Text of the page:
For that I am hugely in his debt.

* * *

  1. My problem with sarcasm isn’t with its being the lowest form of wit but with the danger of my words being taken at face value. (Especially in posts read by people who may not know me and, given the lower bandwidth of writing relative to speech, have few non-verbal clues as to my intent.) More specifically here, since heavy irony is famously the discourse of paranoia, its deployment in allegations of conspiracy seems ill advised. Indeed, the problems I had while drowning, prior to reading 9/11 Unmasked, in a sea of detail whose higher level significance was far from self evident, were exacerbated by my frequent inability to tell if a point was being made satirically.

2 Replies to “Conspiracism and the late David Griffin

  1. One of the most famous “conspiracist” events was the burning of the Reichstag. The Wikipedia article on it is interesting:

    Under the heading, “Dispute about Van der Lubbe’s role”, we have this:

    “According to historian Ian Kershaw, by 1998, nearly all historians agreed that Van der Lubbe had set the Reichstag on fire, that he had acted alone, and that the incident was merely a stroke of good luck for the Nazis. However, in the days following the incident, major newspapers in the US and London were immediately sceptical of the good fortune of the Nazis in finding a communist scapegoat.”

    The Kershaw reference obviously rejects this immediate intuitive scepticism. The rest of this passage then embarks on a richly detailed journey of claims and counter claims leading to “more sober speculation about whether unknown or forgotten documents might still be hidden in German archives, and which might be valuable and revealing historical sources, especially on the Nazi regime.”

    Pardon my own scepticism but this seems a familiar tale to me i.e. arrival at something like that “We’ll just never know for sure”. So : lone nut, Nazi false flag, communist plot etc. Who knows? My point is that sometimes those immediate instinctive notions may have a lot going for them as opposed to later (over)detailed expositions. (“Gish gallop”?)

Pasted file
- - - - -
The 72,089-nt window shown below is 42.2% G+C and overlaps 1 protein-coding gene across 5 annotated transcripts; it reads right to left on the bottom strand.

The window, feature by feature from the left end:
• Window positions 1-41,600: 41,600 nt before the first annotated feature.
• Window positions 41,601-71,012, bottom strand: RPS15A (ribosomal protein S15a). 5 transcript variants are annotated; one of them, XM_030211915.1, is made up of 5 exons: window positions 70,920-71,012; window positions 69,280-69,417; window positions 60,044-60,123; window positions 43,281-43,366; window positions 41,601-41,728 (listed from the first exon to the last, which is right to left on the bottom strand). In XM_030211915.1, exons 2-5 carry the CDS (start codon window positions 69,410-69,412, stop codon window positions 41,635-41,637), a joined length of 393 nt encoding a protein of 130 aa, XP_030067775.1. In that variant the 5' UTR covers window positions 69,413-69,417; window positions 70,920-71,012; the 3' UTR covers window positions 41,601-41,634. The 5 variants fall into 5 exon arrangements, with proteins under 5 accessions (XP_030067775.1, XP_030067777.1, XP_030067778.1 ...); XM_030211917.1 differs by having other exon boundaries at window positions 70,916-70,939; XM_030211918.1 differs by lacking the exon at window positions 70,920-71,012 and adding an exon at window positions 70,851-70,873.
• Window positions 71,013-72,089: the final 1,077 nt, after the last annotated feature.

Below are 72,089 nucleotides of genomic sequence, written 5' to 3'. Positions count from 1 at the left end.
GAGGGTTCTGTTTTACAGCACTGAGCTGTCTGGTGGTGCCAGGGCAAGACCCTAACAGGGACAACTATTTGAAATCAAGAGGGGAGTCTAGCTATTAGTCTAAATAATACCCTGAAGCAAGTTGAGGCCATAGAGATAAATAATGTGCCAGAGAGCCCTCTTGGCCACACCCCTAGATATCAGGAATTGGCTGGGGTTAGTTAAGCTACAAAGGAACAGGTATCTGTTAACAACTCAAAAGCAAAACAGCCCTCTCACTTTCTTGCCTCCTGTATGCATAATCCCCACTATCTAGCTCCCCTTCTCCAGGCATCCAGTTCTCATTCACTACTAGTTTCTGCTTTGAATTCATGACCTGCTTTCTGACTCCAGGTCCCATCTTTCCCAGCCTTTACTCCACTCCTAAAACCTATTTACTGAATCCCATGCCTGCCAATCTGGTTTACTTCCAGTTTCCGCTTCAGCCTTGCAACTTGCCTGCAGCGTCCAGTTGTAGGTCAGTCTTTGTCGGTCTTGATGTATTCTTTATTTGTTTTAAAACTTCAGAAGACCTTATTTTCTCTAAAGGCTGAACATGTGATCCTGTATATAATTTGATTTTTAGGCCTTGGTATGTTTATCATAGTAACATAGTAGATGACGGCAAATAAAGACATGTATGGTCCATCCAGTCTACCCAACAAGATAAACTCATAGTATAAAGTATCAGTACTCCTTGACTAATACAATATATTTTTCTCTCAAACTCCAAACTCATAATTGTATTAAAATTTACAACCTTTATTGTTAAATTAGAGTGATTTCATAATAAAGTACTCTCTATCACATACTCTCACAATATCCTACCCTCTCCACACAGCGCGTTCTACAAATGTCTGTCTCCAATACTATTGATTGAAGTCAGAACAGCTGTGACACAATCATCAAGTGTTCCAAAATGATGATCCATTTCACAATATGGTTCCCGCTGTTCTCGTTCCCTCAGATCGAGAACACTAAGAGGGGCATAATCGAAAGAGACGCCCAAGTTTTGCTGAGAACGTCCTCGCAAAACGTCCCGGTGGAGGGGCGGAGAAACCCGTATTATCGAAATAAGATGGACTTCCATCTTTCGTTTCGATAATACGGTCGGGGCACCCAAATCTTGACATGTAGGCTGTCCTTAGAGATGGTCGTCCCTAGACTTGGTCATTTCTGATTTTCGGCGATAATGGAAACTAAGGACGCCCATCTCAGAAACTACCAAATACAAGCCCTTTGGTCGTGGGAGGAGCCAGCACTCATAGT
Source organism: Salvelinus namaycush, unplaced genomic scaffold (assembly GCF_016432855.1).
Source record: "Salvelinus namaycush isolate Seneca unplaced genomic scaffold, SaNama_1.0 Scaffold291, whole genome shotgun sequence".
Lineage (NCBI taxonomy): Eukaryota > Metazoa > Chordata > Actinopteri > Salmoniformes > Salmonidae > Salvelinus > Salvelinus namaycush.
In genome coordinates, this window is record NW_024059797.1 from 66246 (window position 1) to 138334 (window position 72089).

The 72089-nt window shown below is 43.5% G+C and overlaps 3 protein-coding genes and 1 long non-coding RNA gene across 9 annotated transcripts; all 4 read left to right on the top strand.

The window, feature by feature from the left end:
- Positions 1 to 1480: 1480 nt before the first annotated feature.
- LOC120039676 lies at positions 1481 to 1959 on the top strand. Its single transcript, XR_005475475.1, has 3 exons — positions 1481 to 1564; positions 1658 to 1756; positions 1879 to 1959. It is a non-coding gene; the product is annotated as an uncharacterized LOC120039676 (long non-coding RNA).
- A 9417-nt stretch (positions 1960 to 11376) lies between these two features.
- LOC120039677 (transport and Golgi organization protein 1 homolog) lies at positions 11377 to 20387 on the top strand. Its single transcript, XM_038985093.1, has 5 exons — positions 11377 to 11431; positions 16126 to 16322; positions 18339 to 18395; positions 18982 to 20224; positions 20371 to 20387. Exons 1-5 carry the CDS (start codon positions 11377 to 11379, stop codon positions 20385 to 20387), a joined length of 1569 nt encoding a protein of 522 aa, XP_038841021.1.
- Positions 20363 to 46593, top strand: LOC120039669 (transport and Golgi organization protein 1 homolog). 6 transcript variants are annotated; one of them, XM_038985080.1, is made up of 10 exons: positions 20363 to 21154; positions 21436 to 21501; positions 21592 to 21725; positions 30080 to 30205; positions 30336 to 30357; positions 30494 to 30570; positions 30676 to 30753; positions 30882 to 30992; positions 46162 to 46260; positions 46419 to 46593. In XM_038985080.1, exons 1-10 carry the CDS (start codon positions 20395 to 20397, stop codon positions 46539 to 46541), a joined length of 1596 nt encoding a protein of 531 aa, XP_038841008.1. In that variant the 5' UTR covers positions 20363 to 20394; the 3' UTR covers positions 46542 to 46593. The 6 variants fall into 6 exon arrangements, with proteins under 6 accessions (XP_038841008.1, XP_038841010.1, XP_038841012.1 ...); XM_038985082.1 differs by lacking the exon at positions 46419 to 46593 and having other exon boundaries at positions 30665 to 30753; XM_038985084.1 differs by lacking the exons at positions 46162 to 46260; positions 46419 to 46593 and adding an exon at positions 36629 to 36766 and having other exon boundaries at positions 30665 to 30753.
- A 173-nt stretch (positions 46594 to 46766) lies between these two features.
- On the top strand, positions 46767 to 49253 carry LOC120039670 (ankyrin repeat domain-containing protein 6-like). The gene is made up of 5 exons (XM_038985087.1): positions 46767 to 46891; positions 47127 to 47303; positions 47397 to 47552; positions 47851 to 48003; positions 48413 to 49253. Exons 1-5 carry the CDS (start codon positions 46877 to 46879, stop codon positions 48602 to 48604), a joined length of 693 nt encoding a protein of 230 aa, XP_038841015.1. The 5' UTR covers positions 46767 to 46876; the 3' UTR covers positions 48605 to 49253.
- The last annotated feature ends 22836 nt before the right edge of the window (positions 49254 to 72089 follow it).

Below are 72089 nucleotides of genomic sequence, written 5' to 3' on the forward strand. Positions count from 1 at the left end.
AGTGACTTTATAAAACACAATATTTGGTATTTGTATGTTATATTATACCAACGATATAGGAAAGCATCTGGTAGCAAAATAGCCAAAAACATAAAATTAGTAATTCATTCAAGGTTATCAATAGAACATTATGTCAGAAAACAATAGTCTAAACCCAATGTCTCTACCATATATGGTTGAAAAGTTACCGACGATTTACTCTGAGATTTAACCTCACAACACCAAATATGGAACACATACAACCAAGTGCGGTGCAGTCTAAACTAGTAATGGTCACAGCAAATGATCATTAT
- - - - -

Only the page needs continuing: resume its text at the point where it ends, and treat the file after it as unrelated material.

And regarding immediate instinctive notions, I noticed one such example from George Monbiot with regard to 9/11 or, at least, certain aspects thereof. (I believe it referred to the “fortuitous” finding of an Islamic passport in the rubble.)This stance did not last and GM was soon ridiculing all “conspiracy nuts”.

    The temptation is to imagine him being given the “offer he couldn’t refuse” but this is where the more crude conspiracists are wrong. Coercion doesn’t have to be so overt. It can indeed be an institutional matter as Noam Chomsky has noted cf: “If you didn’t believe what you believe then you wouldn’t be sitting there.” In the case of Monbiot I can imagine little chats along the lines of “Well George, this isn’t the time for in-fighting” etc.

    Then there’s the interesting matter of the sinking of the Belgrano and Diane Gould’s soon-to-be-buried interrogation of Margaret Thatcher on Nationwide. I honestly had goose bumps thinking I was watching the end of Thatcher there. Next day: nothing! It never happened. 25 years later the truth comes out about secret sources that “had to be guarded”. But the instant sceptical intuition there, i.e. that all the political parties AND the mainstream media had been told to back off, turns out to be not only true but unavoidable.

  2. I had always viewed conspiracy theories in much the same way as Phil, from a semi-Marxist PoV that they weren’t necessary or mostly believable. But having watched the EU ‘elite’ (not of course elite in any meaningful way) voluntarily throw it’s economy down a pit-shaft at the command of the US which is at the same time exploiting all sides of the Ukranian war without inflicting any hardship on itself, then subsequently I’ll credit almost any mad thing. To quote ‘Alice in Wunnerland’ in Scots, which I feel is much more pithy than English:

    “That road” the Cat ses, waggin its richt paw aboot, “bides a Hatter: an that road bides a March Hare. Veesit on aither ane ye want – they’re baith mad”
    “But ah dinna want tae gang amang mad fowk” Ailice remarked.
    “Och, ye canna help that” ses the Cat “we’re aa mad here. Ah’m mad. Ye’re mad”.
    “Hou div ye ken Ah’m mad?” ses Ailice.
    “Ye maun be,” ses the Cat, “or ye widna hae come here”.